Howat disagreed that tax funding is a better solution. Taxpayer funding of bill assistance and weatherization programs has fluctuated with political circumstances while "comprehensive ratepayer-funded assistance programs may require 1% to 3% of utility revenues but will be consistently funded if the utility is allowed to recover its costs through rates," he said.
The challenge of balancing costs and equity was one of the issues addressed in the "Utility Perspective on Energy Equity" chapter of the LBNL paper by Portland General Electric (PGE) Senior Director of Resource and Regulatory Strategy and External Engagement Nidhi Thakar and Office of Diversity Equity and Inclusion (DEI) Community Outreach Manager Jake Wise.
"The power system today creates disproportionate burdens on those least able to shoulder them," they wrote. PGE plans" respectful dialogue" with environmental and equity justice community organizations about developing programs and prices that "are fair, reasonable and equity-centered," Wise told Utility Dive.
The energy transition requires all stakeholders to "be conscientious about rising rates," Thakar added. But utility regulation's "purely economic approach, that worked in the past, will no longer work" with today's technologies and equity concerns.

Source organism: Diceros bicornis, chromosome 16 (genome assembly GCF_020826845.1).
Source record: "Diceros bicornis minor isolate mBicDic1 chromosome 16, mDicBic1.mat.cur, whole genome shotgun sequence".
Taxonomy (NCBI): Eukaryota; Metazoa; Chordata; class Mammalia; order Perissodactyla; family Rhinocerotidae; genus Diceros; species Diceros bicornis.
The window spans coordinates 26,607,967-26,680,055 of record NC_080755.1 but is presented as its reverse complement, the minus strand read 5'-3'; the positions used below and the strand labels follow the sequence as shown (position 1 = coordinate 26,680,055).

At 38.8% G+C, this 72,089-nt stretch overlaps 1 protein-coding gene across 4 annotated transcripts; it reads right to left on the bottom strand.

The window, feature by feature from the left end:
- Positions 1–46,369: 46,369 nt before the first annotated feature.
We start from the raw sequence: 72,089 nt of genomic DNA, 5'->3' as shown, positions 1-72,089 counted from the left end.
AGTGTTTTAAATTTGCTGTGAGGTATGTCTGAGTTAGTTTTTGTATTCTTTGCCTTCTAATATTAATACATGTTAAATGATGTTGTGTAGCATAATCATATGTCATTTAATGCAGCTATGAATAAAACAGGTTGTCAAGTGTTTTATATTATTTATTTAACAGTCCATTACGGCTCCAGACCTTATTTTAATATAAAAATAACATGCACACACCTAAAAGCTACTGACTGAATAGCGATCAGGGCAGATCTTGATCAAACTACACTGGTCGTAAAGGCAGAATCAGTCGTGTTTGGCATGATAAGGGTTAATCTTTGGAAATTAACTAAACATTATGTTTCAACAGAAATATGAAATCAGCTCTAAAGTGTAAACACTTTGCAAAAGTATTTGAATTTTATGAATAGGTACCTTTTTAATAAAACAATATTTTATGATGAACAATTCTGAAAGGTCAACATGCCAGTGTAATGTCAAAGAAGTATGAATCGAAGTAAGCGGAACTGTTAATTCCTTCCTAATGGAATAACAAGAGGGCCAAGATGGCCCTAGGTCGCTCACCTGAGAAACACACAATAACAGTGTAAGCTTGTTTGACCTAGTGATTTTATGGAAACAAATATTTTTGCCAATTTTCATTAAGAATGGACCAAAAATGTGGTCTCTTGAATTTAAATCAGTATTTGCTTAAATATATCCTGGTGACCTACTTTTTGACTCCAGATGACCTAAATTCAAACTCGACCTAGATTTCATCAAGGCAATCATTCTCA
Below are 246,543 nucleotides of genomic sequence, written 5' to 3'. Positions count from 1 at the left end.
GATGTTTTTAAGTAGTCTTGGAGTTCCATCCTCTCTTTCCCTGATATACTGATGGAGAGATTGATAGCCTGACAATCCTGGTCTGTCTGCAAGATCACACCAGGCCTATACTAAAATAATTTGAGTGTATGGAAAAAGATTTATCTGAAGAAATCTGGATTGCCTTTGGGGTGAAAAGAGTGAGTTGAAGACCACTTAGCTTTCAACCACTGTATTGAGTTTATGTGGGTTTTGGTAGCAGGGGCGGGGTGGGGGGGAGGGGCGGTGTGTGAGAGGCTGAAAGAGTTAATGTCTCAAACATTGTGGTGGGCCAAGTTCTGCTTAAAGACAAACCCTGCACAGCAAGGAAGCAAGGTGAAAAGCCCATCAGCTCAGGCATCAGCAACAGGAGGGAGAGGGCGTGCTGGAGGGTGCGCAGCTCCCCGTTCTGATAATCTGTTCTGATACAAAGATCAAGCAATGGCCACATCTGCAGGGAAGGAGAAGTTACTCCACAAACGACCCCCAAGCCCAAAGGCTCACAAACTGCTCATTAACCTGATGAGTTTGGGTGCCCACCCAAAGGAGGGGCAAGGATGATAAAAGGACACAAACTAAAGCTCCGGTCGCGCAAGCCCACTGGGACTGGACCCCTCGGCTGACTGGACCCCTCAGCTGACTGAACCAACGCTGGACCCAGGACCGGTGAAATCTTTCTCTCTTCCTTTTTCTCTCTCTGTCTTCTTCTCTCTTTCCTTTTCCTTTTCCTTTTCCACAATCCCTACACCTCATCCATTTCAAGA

California's work on rate assistance programs shows the difficulty of balancing affordability and equity, she and other stakeholders agreed.
Is equity too expensive?
The rate impacts of equity are "a pimple on the tail of the dog," said Jennifer Dowdell, a senior policy expert for consumer advocacy group The Utility Reform Network (TURN).
The bigger question "is how to accommodate equity and equal access in utility services within an environment of ever-increasing utility costs and rising rates," she added. "Equity and public purpose programs are not extras, but the current pace of rate increases does call overall affordability [of electricity service] into question."
Rates of California's three dominant IOUs have risen steadily since 2013 and may be 10% to 20% higher in 2030, according to a May 2021 assessment by the California Public Utilities Commission (CPUC).
Funding from taxpayer revenues is an alternative to ratepayer funding of policy objectives like equity, Dowdell said. Indicative of a potential change in lawmakers' inclinations toward public funding for equity is the California legislature's 2021 approval of AB 135, which directed $1 billion to bill assistance for lower-income customers, she added.